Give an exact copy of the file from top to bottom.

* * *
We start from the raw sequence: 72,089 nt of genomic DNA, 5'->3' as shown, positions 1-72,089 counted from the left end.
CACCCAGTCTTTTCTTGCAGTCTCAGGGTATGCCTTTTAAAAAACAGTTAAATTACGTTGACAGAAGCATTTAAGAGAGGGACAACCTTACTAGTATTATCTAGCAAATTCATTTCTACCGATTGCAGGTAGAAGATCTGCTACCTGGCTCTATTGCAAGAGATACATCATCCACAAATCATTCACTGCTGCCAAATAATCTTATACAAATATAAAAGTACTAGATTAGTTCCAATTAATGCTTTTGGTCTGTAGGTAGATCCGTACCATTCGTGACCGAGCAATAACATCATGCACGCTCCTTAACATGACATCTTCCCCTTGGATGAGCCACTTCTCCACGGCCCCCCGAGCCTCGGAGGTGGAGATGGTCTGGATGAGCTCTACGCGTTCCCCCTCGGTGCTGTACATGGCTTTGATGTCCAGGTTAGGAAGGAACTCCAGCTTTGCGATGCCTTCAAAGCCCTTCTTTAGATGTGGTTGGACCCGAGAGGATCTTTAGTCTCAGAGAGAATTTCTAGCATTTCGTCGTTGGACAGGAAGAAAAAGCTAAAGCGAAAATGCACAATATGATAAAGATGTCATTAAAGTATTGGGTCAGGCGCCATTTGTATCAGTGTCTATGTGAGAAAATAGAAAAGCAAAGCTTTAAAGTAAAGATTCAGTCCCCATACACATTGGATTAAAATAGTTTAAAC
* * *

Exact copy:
We start from the raw sequence: 72,089 nt of genomic DNA, 5'->3' as shown, positions 1-72,089 counted from the left end.
CACCCAGTCTTTTCTTGCAGTCTCAGGGTATGCCTTTTAAAAAACAGTTAAATTACGTTGACAGAAGCATTTAAGAGAGGGACAACCTTACTAGTATTATCTAGCAAATTCATTTCTACCGATTGCAGGTAGAAGATCTGCTACCTGGCTCTATTGCAAGAGATACATCATCCACAAATCATTCACTGCTGCCAAATAATCTTATACAAATATAAAAGTACTAGATTAGTTCCAATTAATGCTTTTGGTCTGTAGGTAGATCCGTACCATTCGTGACCGAGCAATAACATCATGCACGCTCCTTAACATGACATCTTCCCCTTGGATGAGCCACTTCTCCACGGCCCCCCGAGCCTCGGAGGTGGAGATGGTCTGGATGAGCTCTACGCGTTCCCCCTCGGTGCTGTACATGGCTTTGATGTCCAGGTTAGGAAGGAACTCCAGCTTTGCGATGCCTTCAAAGCCCTTCTTTAGATGTGGTTGGACCCGAGAGGATCTTTAGTCTCAGAGAGAATTTCTAGCATTTCGTCGTTGGACAGGAAGAAAAAGCTAAAGCGAAAATGCACAATATGATAAAGATGTCATTAAAGTATTGGGTCAGGCGCCATTTGTATCAGTGTCTATGTGAGAAAATAGAAAAGCAAAGCTTTAAAGTAAAGATTCAGTCCCCATACACATTGGATTAAAATAGTTTAAAC